Andrew Hayes:

Perhaps the Australian school system isn't as thorough - both myself and O'Brien hail from down under, where we convicts steal anything we can get our hands on.

I'll cut you slack as the home of Rationale software for education. Big Smile

Orthodox Bishop Hilarion Alfeyev: "To be a theologian means to have experience of a personal encounter with God through prayer and worship."

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MJ. Smith | Forum Activity | Replied: Fri, Sep 30 2016 1:11 PM

DAL:
I think this whole plagiarism baloney is man-made to protect their own interests.   It all boils down to money... may their money perish with them!

Exactly ... so that writers, composers, artists, programmers, engineers, inventors can make a living without the patronage of a court. You understand history very well.

Orthodox Bishop Hilarion Alfeyev: "To be a theologian means to have experience of a personal encounter with God through prayer and worship."

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MJ. Smith | Forum Activity | Replied: Fri, Sep 30 2016 1:16 PM

Bobby Terhune:
That of course required Christian scholars that would be recognized by the secular world as being equal to them in scholarship. We wanted to be taken seriously by secular academia. I fear that we have adopted the world's thinking about higher education to the point we are indistinguishable from them.    

Er ... ah ... check your history as education was initially a religious enterprise ... even when my great-grandfather was educated, education was primarily religious. It is the secular education which is new and less disciplined allowing one to study only a single side of an issue or to divorce a study from its philosophical underpinnings. The church has convinced the secular world by argument since its founding - look at Jewish argumentation and Paul in front of pagan temples.

Orthodox Bishop Hilarion Alfeyev: "To be a theologian means to have experience of a personal encounter with God through prayer and worship."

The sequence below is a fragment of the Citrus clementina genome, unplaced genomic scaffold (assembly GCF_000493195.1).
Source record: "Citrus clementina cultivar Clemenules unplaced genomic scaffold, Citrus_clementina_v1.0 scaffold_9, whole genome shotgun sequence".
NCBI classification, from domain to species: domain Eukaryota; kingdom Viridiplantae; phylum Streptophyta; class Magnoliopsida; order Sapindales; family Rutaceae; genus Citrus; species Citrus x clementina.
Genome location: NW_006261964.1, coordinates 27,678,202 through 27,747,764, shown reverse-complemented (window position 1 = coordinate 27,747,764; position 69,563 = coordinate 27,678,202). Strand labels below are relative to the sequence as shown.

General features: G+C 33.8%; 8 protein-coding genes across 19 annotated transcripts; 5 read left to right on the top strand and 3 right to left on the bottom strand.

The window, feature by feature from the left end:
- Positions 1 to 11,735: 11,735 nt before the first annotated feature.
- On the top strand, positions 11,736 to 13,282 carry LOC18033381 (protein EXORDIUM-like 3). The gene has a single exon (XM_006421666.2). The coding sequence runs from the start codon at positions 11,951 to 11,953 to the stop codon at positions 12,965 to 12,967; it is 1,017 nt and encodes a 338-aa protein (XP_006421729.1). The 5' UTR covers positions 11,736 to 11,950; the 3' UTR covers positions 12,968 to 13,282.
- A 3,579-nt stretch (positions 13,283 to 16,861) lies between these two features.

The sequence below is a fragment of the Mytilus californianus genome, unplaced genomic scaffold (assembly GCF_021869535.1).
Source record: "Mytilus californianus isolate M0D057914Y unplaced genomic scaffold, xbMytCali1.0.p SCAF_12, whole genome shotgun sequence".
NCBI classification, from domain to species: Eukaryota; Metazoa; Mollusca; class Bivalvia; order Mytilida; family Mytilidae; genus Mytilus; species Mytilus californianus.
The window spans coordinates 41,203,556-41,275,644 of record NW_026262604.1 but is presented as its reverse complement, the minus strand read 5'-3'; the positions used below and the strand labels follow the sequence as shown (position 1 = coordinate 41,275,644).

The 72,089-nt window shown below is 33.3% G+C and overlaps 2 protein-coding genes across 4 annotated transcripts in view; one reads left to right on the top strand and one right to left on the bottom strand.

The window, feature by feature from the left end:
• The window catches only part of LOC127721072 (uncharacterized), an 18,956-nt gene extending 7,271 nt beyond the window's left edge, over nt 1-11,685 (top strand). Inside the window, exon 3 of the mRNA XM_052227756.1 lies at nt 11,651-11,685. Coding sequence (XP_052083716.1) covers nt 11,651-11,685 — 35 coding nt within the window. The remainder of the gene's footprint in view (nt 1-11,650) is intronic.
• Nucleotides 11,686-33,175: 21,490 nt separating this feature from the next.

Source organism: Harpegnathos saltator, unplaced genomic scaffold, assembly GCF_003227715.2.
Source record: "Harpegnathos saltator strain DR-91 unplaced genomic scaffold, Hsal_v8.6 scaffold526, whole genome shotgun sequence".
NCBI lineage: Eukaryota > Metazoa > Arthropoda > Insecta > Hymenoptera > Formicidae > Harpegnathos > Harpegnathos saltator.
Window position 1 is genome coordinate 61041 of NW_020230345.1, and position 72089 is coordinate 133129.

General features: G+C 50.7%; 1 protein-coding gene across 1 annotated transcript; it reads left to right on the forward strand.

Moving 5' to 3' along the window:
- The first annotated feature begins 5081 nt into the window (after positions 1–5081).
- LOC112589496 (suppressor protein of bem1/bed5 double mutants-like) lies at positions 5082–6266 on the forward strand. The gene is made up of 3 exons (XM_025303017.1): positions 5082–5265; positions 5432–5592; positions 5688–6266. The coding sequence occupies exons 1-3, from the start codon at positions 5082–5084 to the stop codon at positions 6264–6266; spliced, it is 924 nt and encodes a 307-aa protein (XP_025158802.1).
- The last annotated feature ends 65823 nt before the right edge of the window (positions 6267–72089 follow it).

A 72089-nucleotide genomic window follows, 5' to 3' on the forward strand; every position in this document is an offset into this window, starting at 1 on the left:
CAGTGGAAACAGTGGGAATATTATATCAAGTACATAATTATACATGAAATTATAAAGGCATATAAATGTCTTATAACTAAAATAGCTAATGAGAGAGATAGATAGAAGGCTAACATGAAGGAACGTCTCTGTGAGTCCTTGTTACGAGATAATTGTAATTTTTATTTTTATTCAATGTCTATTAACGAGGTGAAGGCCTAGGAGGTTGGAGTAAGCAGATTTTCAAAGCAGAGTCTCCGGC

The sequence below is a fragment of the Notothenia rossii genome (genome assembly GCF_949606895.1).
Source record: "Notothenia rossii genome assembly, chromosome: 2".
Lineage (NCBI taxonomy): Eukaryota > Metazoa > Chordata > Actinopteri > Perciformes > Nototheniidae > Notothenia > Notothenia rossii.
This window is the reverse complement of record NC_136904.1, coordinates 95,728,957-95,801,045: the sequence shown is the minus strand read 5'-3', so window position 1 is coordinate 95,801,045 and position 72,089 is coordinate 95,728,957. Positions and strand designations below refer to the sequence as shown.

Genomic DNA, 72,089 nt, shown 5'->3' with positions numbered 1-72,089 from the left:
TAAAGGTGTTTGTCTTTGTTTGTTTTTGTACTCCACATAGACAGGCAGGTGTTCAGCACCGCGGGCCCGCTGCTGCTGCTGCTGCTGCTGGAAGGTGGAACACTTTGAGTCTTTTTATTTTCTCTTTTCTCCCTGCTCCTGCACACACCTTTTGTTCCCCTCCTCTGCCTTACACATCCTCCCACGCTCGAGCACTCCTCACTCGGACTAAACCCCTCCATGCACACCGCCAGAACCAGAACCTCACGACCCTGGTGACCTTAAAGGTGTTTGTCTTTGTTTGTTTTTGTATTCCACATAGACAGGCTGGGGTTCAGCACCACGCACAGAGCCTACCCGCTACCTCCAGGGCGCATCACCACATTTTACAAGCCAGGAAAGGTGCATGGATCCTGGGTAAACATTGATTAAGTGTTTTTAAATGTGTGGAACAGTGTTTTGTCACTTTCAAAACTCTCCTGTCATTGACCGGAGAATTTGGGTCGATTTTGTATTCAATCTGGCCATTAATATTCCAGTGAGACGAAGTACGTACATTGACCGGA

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MJ. Smith | Forum Activity | Replied: Fri, Sep 30 2016 1:25 PM

Bobby Terhune:

Dr. Stanley E. Porter, president of McMaster Divinity College wrote the following about O'Brien.

Please see the link below for all his comments.

This has been brought up before. I hate to think of the damage done to the reputation of Dr. Porter and McMaster Divinity College. Yes, people build on the work of those who proceed them. Yes, there is a reason why reception history commentaries are becoming more frequent e.g. Blackwell Bible Commentaries. It is also true that with linguistic advances and advances in cultural understanding, in philosophical hermeneutics, computer assisted pattern recognition ... that there are new things to say. Not new meaning in the text but new ways to tease it out, verify it, present it. Why would an author accept a contract to write a commentary if he has nothing new to say? introductory textbooks yes but a commentary?

The thing is that a couple of authors made a serious mistake. The humiliation is more than sufficient punishment - simply remove the books from sales and move on. The attempt to justify the mistake is what is doing the most harm to a group of scholars and institutions because of what it implies about their standards.

Orthodox Bishop Hilarion Alfeyev: "To be a theologian means to have experience of a personal encounter with God through prayer and worship."